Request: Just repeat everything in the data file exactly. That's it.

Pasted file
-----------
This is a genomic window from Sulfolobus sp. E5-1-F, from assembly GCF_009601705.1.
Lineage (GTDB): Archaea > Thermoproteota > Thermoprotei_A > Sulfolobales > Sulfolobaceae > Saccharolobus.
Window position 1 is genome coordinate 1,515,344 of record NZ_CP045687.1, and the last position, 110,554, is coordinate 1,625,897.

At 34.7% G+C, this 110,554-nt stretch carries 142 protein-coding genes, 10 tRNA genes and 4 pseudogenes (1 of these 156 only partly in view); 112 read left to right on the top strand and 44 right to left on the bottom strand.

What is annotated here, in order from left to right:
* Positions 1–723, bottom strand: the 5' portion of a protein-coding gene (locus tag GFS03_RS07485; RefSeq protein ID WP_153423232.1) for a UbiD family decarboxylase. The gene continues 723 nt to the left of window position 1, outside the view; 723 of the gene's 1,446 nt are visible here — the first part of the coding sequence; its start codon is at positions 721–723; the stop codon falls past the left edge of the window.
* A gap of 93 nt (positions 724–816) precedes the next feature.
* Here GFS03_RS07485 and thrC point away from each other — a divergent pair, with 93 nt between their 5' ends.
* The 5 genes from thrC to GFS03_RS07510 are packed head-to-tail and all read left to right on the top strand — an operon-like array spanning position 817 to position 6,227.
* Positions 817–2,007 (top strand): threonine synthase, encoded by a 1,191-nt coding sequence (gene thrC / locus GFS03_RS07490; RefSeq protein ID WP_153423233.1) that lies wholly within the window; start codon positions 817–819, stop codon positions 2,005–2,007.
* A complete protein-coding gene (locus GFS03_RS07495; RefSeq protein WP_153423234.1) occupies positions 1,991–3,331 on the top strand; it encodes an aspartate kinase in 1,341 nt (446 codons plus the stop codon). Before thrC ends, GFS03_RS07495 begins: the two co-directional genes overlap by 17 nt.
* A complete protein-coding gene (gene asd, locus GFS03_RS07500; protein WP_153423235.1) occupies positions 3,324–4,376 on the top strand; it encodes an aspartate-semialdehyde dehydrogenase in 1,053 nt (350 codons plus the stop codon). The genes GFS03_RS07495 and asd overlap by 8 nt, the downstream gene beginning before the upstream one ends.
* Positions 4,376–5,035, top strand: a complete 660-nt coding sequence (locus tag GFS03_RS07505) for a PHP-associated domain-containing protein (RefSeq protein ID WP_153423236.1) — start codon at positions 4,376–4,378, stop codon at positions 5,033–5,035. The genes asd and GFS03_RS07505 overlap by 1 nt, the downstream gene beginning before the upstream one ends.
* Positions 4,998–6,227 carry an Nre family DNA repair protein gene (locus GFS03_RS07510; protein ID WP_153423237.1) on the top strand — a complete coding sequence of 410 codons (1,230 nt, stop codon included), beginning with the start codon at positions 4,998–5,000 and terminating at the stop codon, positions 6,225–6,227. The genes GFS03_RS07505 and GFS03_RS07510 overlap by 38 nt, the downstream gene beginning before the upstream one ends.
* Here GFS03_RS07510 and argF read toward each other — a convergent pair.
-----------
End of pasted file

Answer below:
This is a genomic window from Sulfolobus sp. E5-1-F, from assembly GCF_009601705.1.
Lineage (GTDB): Archaea > Thermoproteota > Thermoprotei_A > Sulfolobales > Sulfolobaceae > Saccharolobus.
Window position 1 is genome coordinate 1,515,344 of record NZ_CP045687.1, and the last position, 110,554, is coordinate 1,625,897.

At 34.7% G+C, this 110,554-nt stretch carries 142 protein-coding genes, 10 tRNA genes and 4 pseudogenes (1 of these 156 only partly in view); 112 read left to right on the top strand and 44 right to left on the bottom strand.

What is annotated here, in order from left to right:
* Positions 1–723, bottom strand: the 5' portion of a protein-coding gene (locus tag GFS03_RS07485; RefSeq protein ID WP_153423232.1) for a UbiD family decarboxylase. The gene continues 723 nt to the left of window position 1, outside the view; 723 of the gene's 1,446 nt are visible here — the first part of the coding sequence; its start codon is at positions 721–723; the stop codon falls past the left edge of the window.
* A gap of 93 nt (positions 724–816) precedes the next feature.
* Here GFS03_RS07485 and thrC point away from each other — a divergent pair, with 93 nt between their 5' ends.
* The 5 genes from thrC to GFS03_RS07510 are packed head-to-tail and all read left to right on the top strand — an operon-like array spanning position 817 to position 6,227.
* Positions 817–2,007 (top strand): threonine synthase, encoded by a 1,191-nt coding sequence (gene thrC / locus GFS03_RS07490; RefSeq protein ID WP_153423233.1) that lies wholly within the window; start codon positions 817–819, stop codon positions 2,005–2,007.
* A complete protein-coding gene (locus GFS03_RS07495; RefSeq protein WP_153423234.1) occupies positions 1,991–3,331 on the top strand; it encodes an aspartate kinase in 1,341 nt (446 codons plus the stop codon). Before thrC ends, GFS03_RS07495 begins: the two co-directional genes overlap by 17 nt.
* A complete protein-coding gene (gene asd, locus GFS03_RS07500; protein WP_153423235.1) occupies positions 3,324–4,376 on the top strand; it encodes an aspartate-semialdehyde dehydrogenase in 1,053 nt (350 codons plus the stop codon). The genes GFS03_RS07495 and asd overlap by 8 nt, the downstream gene beginning before the upstream one ends.
* Positions 4,376–5,035, top strand: a complete 660-nt coding sequence (locus tag GFS03_RS07505) for a PHP-associated domain-containing protein (RefSeq protein ID WP_153423236.1) — start codon at positions 4,376–4,378, stop codon at positions 5,033–5,035. The genes asd and GFS03_RS07505 overlap by 1 nt, the downstream gene beginning before the upstream one ends.
* Positions 4,998–6,227 carry an Nre family DNA repair protein gene (locus GFS03_RS07510; protein ID WP_153423237.1) on the top strand — a complete coding sequence of 410 codons (1,230 nt, stop codon included), beginning with the start codon at positions 4,998–5,000 and terminating at the stop codon, positions 6,225–6,227. The genes GFS03_RS07505 and GFS03_RS07510 overlap by 38 nt, the downstream gene beginning before the upstream one ends.
* Here GFS03_RS07510 and argF read toward each other — a convergent pair.